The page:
Cap It All Off!
What one graduation gown color means for Garfield.
May 31, 2017
The idea of “One Garfield”, as represented by identical gowns and caps in color at graduation, has been discussed for a while, but the issue became increasingly controversial in recent years.
Last year, former class of 2016 ASG vice president Hannah Farrell and other members of ASG strongly advocated for a single color gown. The senior class vote was extremely close, and the final verdict was to continue with two colors.
This year, ASG tried once again to implement this issue, and faced similar backlash and controversy to last year’s attempt. As a result of negotiations, the senior class was presented with the option (on the manual form) to choose between two colors without a direct correlation to gender.
Traditionally, graduating male students wear purple gowns at the ceremony, and graduating female students wear white. However, this raises concerns for students who identify as non-binary or transgender.
Many students recognize this issue, and strive to create a welcoming atmosphere for all students.
Barnaby Woods, senior class vice president, is among these individuals, and believes that the issue isn’t as small as people perceive it to be.
“Many people were quick to point out, ‘Oh, it’s such a small amount of transgender people at this school,’” said Woods.
“The thing is, we don’t know, because it’s only recently that society has started accepting transgender people more. [This way] you can feel comfortable no matter what gender you identify as.”
Woods also thinks that the change isn’t limited to transgender students.
“It’s also for the people who may be questioning their identity. I just want people to live in a world where they can feel comfortable expressing themselves.”
Sophomore Sam Sheckler, is gender-neutral, and while they don’t strongly support either side, they do believe that Garfield’s intentions need to be reconsidered.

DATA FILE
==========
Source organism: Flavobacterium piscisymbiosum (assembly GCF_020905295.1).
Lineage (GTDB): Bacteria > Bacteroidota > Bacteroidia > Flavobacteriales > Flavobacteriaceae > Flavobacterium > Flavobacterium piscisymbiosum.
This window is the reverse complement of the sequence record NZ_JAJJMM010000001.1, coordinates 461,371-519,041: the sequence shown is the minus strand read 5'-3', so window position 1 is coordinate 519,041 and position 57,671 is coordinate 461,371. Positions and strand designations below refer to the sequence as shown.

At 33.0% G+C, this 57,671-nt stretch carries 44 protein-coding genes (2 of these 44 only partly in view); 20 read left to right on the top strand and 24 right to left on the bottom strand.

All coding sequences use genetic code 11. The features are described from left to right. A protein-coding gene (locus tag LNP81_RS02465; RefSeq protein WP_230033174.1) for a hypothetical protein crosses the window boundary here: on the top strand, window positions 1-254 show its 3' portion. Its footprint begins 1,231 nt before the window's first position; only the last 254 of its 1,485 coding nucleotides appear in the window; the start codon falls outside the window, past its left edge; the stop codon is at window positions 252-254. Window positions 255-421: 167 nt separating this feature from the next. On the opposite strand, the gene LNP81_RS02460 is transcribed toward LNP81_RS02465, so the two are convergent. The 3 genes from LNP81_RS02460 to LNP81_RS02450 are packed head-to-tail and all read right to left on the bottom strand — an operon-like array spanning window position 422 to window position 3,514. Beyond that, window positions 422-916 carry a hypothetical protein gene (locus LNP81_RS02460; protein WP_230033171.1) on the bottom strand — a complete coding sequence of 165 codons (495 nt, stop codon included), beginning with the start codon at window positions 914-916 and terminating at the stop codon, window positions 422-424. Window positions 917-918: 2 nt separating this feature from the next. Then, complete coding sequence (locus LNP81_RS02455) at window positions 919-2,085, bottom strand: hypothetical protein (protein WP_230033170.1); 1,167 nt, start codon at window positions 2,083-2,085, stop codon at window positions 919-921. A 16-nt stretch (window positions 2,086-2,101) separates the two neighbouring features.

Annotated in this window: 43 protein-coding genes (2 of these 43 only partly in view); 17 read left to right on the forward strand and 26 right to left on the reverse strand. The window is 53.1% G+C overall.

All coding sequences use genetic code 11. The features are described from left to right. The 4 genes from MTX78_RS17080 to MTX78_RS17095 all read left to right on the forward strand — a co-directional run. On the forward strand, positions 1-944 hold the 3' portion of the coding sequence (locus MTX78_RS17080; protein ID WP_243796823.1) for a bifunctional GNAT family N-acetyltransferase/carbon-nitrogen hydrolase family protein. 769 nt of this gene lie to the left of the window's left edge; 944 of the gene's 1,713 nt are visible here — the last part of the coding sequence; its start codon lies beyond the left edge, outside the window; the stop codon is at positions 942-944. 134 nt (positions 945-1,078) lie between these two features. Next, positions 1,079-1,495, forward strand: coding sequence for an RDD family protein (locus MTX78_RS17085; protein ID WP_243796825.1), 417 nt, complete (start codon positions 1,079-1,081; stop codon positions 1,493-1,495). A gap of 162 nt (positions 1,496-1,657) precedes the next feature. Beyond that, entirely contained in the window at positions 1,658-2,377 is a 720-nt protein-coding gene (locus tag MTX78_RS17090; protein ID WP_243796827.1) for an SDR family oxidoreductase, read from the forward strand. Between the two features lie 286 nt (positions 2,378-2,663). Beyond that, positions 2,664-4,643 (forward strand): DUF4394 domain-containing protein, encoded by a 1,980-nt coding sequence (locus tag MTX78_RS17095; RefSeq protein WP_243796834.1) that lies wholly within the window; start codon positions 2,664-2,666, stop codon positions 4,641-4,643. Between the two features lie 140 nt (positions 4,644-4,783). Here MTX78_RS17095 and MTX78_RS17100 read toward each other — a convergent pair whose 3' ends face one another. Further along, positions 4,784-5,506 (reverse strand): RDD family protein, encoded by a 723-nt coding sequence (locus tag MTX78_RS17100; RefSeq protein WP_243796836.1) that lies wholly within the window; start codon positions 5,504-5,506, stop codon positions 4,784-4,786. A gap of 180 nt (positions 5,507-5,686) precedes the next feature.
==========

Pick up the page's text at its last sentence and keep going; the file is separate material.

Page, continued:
“[Garfield] wasn’t actively trying to send a message that [we] are transphobic, but that’s what is being thrown across with ‘girls wear this color, guys wear this color.’ It was accidental, but the fact that they haven’t done anything to change it sends a whole different message,” said Sheckler.
However, while both Woods and Sheckler want to see greater change in the community, senior class president Felecia Bazie has a different idea in mind.
“Imagine [that] you wanted to wear the color white since you were in middle school, and I tell you you’re graduating in purple. That’s a slap in the face. It’s disrespectful, ” Bazie later added.
As for the issue as a whole, Bazie says an idea as complex as gender cannot be fully addressed by altering gown color.
“I don’t think one gown color is going to [bring inclusivity]. Even if you [have] one gown color across the board, there are going to be people at graduation who aren’t happy. One color wouldn’t mean that everyone is at peace,” said Bazie.
Bazie adds that the issue has less of a correlation to gender than people think.
“It’s hard to do but [we have to] get away from the stigma that purple has to do with male, and white for female.” said Bazie.
Both parties have yet to reach a consensus on how to approach this problem, and each have different ideas for Garfield’s future.
“I think the purple gown will become more and more dominant to the point where we
are almost all graduating in one color, and we will
have the gender neutral graduation I am in favor of,” Woods said.
On the other hand, Bazie raises a different point.
“Choose what color you want. Howard said we can wear whatever we want. You do what you want to do with it. Don’t let gender keep you in box.”
Art by Brianna Kleckner